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and the faults ; which is no part of their trade, which they always fail in, which the world never expected from them, nor give them any thanks. for endeavouring
The part of Minellius, or Farnaby * , would have fallen in with his genius, and might have been serviceable to many readers, who cannot enter into the abftrufer parts of that discourse. But optat ephippia bos pi. ger : The dull, unwieldy, ill-fhaped ox, would needs put on the furniture of a horse, not considering he was born to labour, to plough the ground for the sake of su. perior beings; and that he has neither the shape, met. tle, nor speed of that noble animal be would affect to personate.
It is another pattern of this answerer's fair dealing; to give us hints that the author is dead, and yet to lay the Tufpicion upon some-body, I know not who, in the country. To which can only be returned, that he is abfolutely mistaken in all his conjectures; and furely conjectures are, at belt, too light a pretence to allow a man to assign a name in public. He condemns a book, and consequently the author, of whom he is utterly ignorant ; yet at the same time fixes, in print, what he thinks a disadvantageous character upon those who never deserved it. A man who receives a buffet in the dark, may be allowed to be vexed; but, it is an odd kind of revenge, to go to cuffs in broad day with the first he meets, and lay the last night's injury at his door. And thus much for this difcreet, candid, pious, and ingenious. anfwerer.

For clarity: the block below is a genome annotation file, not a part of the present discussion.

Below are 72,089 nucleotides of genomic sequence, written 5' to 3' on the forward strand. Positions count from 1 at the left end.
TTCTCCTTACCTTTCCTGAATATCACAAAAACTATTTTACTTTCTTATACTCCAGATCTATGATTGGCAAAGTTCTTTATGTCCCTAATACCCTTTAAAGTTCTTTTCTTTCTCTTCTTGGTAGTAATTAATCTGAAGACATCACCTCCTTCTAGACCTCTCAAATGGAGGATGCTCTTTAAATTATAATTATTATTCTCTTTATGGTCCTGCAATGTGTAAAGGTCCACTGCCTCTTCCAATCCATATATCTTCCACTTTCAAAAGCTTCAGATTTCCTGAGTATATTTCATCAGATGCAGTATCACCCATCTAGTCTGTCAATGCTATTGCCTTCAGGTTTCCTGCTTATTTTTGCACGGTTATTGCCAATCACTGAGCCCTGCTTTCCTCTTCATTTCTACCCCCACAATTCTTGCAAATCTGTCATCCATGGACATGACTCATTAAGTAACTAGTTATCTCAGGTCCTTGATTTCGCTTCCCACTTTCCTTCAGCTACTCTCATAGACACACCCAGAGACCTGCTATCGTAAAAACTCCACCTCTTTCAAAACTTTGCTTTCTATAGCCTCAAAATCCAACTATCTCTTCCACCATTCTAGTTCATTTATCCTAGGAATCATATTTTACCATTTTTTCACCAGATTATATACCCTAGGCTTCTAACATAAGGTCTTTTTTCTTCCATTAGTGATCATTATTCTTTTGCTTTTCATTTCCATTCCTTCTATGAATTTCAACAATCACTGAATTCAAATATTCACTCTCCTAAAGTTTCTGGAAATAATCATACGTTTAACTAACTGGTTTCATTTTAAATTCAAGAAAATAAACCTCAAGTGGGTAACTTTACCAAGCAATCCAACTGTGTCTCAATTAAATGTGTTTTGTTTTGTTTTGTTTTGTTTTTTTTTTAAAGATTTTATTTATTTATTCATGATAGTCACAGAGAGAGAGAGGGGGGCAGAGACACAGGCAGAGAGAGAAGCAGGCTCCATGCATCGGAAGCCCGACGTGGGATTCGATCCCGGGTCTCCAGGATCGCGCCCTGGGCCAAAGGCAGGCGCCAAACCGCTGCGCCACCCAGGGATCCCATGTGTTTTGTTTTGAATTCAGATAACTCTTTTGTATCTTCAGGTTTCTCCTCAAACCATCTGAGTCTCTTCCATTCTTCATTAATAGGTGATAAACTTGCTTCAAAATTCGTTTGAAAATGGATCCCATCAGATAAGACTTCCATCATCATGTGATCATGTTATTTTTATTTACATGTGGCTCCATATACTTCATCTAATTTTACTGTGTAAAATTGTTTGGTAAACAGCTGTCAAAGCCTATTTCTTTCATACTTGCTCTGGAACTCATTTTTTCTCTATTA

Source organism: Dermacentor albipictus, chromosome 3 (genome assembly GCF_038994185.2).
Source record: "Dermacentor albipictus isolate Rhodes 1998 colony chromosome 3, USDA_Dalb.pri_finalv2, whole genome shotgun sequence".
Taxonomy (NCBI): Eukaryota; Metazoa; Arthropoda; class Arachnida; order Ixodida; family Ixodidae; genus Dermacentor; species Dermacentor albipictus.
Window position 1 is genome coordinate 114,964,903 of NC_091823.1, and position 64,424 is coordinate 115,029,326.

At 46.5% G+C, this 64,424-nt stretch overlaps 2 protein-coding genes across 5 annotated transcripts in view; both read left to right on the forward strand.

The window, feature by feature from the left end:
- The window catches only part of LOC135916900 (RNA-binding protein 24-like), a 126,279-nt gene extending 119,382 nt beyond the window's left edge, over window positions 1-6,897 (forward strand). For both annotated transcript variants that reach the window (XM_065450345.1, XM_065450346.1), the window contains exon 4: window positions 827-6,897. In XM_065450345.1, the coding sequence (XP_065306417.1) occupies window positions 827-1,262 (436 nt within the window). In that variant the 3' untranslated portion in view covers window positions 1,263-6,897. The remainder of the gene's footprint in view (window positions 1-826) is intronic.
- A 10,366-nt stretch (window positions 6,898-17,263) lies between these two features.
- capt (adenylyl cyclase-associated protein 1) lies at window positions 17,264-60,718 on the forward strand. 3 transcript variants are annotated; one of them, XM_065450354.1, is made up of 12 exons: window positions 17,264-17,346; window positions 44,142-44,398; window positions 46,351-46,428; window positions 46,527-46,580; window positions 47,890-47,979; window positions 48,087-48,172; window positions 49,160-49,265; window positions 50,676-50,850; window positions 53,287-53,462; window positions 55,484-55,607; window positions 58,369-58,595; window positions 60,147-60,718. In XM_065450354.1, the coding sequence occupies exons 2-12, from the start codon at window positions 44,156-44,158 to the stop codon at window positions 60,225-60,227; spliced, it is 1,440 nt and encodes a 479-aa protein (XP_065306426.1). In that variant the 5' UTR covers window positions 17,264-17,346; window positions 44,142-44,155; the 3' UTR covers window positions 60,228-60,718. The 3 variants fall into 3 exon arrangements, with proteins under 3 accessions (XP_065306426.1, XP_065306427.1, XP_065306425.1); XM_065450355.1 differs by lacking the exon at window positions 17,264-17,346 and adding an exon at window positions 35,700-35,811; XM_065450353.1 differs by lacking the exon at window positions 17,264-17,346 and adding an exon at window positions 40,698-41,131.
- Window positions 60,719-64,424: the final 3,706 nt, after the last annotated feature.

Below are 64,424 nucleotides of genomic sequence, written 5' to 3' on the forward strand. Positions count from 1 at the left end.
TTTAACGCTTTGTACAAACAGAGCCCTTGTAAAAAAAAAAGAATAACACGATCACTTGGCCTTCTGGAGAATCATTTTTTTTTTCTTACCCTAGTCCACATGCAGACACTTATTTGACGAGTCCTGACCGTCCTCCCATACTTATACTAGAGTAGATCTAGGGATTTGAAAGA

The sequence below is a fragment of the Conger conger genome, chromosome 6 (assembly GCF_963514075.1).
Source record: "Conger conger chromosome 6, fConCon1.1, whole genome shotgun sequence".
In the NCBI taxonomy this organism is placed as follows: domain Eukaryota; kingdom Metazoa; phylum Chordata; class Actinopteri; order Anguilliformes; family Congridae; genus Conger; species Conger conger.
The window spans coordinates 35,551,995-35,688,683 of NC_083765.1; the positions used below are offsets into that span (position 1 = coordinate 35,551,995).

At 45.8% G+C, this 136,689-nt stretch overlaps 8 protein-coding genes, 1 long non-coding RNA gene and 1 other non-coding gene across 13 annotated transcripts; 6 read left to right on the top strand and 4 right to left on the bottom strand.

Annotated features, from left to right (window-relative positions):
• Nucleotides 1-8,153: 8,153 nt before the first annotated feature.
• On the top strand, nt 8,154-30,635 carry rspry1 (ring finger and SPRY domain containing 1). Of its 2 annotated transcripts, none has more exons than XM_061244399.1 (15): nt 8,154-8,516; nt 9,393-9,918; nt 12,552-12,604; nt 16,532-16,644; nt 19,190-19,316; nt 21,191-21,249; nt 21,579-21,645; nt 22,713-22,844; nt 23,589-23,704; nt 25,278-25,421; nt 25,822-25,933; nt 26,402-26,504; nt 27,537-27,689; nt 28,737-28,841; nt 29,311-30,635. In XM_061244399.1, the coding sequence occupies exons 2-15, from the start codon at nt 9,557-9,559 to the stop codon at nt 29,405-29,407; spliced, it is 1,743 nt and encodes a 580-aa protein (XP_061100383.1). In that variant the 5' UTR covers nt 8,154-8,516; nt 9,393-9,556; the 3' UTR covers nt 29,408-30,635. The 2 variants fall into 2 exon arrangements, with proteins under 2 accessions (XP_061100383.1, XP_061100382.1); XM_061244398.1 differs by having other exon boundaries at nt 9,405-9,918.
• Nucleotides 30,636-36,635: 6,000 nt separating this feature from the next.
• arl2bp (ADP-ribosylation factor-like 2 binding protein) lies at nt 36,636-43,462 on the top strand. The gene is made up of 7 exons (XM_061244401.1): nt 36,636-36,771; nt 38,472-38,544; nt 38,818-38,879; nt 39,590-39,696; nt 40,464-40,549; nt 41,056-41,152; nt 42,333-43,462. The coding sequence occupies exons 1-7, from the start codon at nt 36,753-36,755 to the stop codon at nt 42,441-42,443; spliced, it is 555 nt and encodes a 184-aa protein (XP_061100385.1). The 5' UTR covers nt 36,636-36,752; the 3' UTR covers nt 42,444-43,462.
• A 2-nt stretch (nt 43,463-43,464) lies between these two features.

How the author came to be without his papers, is a ftory not proper to be told, and of very little ufé, being a private fact, of which the reader would believe as little, or as much, as he thought good. He had however a blotted copy by him, which he intended to have written over with many alterations; and this the publishers were well aware of, having put it into the book.. feller's preface, that they, apprehended a furreptitious copy, which was to be altered, &c. This, though not regarded by readers, was a real truth; only the furreptitious copy
* Low.commentators, who wrote 'notes upon classic authors. for the use of school-boys. Hawkef: